States are likely to witness tax revenue loss of over Rs 3 lakh crore during the current fiscal due to coronavirus lockdown, which has created a massive disruption in state finances, according to SBI Ecowrap report. According to an estimate by State Bank of India, revenue loss of an entire month in components like State VAT, excise, stamps and registration is expected to be around Rs 53,000 crore. Combining this figure with estimated loss in SGST, major states are likely to see a decline of Rs 1.2 lakh crore in revenue during the first quarter itself, translating into an annual loss of Rs 3.1 lakh crore, it said.
Tax revenue situation of states remained extremely grim during the current fiscal as overall GST collection for the month of April was Rs 32,294 crore, which was 28% of the revenue collected during the same month last year. For May, the GST collection was down 62% YoY at Rs 62,009 crore, while it was down 91% YoY at Rs 90,917 crore for June. GST collection for the April-June quarter of the year was 59 per cent of the revenue collected during the same quarter last year.
How this revenue shortfall of states can be bridged
In a bid to bridge state government's revenue gap, the Centre has increased borrowing limits of states in view of the unprecedented situation due to COVID-19. Centre has decided to increase borrowing limits of states from 3% to 5%, for 2020-21 only. This will give states extra resources of Rs 4.28 lakh crore.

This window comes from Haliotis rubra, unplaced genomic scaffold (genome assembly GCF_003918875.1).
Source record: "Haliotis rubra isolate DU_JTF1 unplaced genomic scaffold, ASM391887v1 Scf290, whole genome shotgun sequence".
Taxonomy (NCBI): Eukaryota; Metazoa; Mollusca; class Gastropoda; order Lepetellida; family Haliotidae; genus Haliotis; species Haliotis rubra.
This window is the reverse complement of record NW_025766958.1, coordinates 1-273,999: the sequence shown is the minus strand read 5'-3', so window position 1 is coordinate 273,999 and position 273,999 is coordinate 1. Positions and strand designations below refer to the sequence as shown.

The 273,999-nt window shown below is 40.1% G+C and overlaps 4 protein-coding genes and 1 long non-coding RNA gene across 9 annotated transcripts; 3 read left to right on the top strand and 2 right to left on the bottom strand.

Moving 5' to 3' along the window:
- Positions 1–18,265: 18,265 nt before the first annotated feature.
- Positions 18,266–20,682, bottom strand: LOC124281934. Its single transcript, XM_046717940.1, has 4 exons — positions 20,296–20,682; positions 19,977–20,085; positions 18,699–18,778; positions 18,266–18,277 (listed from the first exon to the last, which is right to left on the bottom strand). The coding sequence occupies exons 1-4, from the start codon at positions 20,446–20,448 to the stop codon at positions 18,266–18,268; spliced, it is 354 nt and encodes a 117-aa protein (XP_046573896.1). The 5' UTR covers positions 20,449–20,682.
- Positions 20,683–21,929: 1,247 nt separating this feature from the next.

As per SBI report, out of 20 states only 8 states are in position to fulfill all the conditions of government and can avail 2% of GSDP as extra borrowing. Hence out of Rs 4.28 lakh crore, it believes that only Rs 3.13 lakh crore (73% of total available) might be actually borrowed by the state governments in FY21. Till August 18, all states together borrowed Rs 2.5 lakh crore.
Besides, the central government has recently released GST Compensation for FY20 at Rs 1.65 lakh crore. To release the GST compensation for FY20, balance of cess amount collected during FY18 and FY19 was also utilised, which indicate that the Centre does not have the cushion of funds, to even compensate for the shortfall in revenue owing to GST, the report said.
Both the Centre and states are struggling due to the dried-up cash inflow but the states are the most vulnerable as they have limited source of own tax revenue.
Another way to bride the gap is a direct transfer of the combined full amount of Rs 54,000 crores from State Disaster Response Fund (SDRMF) and National Disaster Response Fund (NDRF). The fund transfer to states will support also health, immediate payment to contractors for infrastructure work to reduce the stretched working capital cycle which will also have employment and demand boosting properties, the report said.
"An endeavor should be next made to transfer at least 50% of the remaining Rs 2.5 lakh crores through further hike in WMA limits and supporting additional borrowing of states through Open Market Operations by RBI and relaxing some of the conditional ties associated with borrowing," SBI report said.